Skip to main content.

Please be aware you are using an unsupported web browser.

Because of this, you are viewing an HTML only version of Sorted.

You can find more information about the range of supported browsers on our technical help page here.

Please contact us if you are still having problems.

The Sorted Team

Upgrade now. Upgrade to the latest version of Chrome (opens in a new window). Upgrade to the latest version of Internet Explorer (opens in a new window). Upgrade to the latest version of Firefox (opens in a new window). Upgrade to the latest version of Safari (opens in a new window).

Getting advice

Managing your money can be hard and not all of us have the skills to sort out our own finances. That’s why a professional adviser can be a great help, whether you need a day-to-day budget or are looking for investment advice.

Types of advice

Good financial advice should focus on your goals and current financial situation and balance your short, medium and long term needs.

Budgeting help

Tip: Ask your budget adviser to check if you are eligible for any government help such as Working for Families tax credits.

The New Zealand Federation of Family Budgeting Services provides free, confidential and personalised budgeting advice from trained budget advisers. They're a good place to start.

They can give you advice about government support, debt consolidation and bankruptcy.

You can find a budget adviser under Budget Advice Services in the White Pages, by calling 0508 BUDGET (0508 283 438) or visit the Federation of Family Budgeting Services' website.

Borrowing help

For advice on reducing debt you could talk to a budget adviser, your bank, a mortgage broker or financial planner. Talk to your bank to make sure your bank accounts and services are right for you. Some have budgeting tools to help you put money aside for bills, debt repayment or saving.

Budget advisers can sometimes deal with lenders like your bank on your behalf.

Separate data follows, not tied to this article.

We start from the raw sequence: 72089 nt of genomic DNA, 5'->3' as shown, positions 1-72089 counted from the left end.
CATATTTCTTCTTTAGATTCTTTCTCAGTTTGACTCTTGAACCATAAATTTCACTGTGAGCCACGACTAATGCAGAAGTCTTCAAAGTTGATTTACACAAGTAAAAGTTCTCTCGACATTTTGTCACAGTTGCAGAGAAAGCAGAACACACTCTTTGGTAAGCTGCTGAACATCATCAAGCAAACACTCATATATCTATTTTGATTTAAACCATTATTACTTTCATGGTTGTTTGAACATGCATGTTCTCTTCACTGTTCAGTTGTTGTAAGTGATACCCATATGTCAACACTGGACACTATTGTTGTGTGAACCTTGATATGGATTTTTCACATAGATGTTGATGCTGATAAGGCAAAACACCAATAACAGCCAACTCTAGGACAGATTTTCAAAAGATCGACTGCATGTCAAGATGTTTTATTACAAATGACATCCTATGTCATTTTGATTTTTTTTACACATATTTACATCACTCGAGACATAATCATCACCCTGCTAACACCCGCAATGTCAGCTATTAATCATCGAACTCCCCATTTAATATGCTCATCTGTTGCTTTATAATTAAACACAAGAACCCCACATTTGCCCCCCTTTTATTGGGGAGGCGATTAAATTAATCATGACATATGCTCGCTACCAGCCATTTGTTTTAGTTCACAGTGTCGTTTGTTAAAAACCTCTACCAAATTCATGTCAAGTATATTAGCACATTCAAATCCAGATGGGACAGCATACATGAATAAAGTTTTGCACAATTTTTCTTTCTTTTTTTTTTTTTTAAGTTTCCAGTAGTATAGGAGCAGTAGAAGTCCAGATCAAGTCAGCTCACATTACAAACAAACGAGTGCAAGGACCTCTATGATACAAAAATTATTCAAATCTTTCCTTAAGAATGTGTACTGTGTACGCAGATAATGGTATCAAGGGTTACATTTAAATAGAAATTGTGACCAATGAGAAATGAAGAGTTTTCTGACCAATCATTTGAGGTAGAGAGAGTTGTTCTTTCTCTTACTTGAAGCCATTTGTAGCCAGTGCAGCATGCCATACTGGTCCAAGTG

Mortgage brokers sell home loans and independent brokers offer products from a number of lenders. Many are willing to look at your overall financial position and may be able to help with budgeting.

Insurance help

Not sure what types of insurance, or how much, will meet your needs and budget? You can get help from an insurance broker or financial adviser, or by talking directly to an insurance company.

An independent insurance broker will be able to offer the widest variety of products. They may also be able to help you with making claims on your insurance.

You can find an insurance broker on the Insurance Brokers Assocation website.

Bank staff and mortgage brokers can often provide quotes for health and life insurance.

Investing advice

Financial advisers and sharebrokers give advice about investing in shares, bonds and sometimes property. They are able to help you build a portfolio of investments that best suits you. Some people also use financial coaches and mentors to help them get ahead.

Find out more about how to choose an financial or investment adviser.

Legal advice

If your tax situation is complex or you need legal advice, you may need to talk to an accountant or lawyer. Community Law Centres provide free legal advice.

You will need an experienced lawyer or accountant to help you set up a family trust

For help with making a will, talk to a lawyer or a trustee company such as the Public Trust.

You can find a lawyer on the New Zealand Law Society website.

What it costs

Advisers from the New Zealand Federation of Family Budgeting Services don’t charge for their time.  Neither do bank staff.  

Mortgage brokers, insurance brokers, and financial advisers usually take commission from lenders and other financial institutions instead of charging you directly.

Some advisers charge by the hour. The advantage of charging by the hour is that they will consider a wider pool of financial products for you, not just those that pay commission. 

Accountants, lawyers, and wealth coaches usually charge by the hour.

How to find good advice

There are many good advisers out there but it's a case of buyer beware. You need to have a good understanding of the type of advice you need and, if you’re thinking about investing, your investor profile.

For paid advisers ask friends, family and colleagues for recommendations and interview several candidates. Make sure you ask tough questions - it's your money at stake. Check references and talk to former or existing clients.

And always check an adviser’s credentials. Are they an authorised financial adviser, or chartered accountant, for example? Look them up on the official Financial Service Providers register.

Find out if they belong to any industry groups such as the Institute of Financial Advisers, New Zealand Mortgage Brokers Association, or the New Zealand Law Society.

If things go wrong

All financial advisers must have a complaints process and they, or the financial services provider they work for, must also belong to an approved dispute resolution scheme. There are four:

When you contact the dispute scheme that the adviser belongs to, they will investigate the complaint.

If you have concerns about the behaviour of a financial adviser you can also complain to the Financial Markets Authority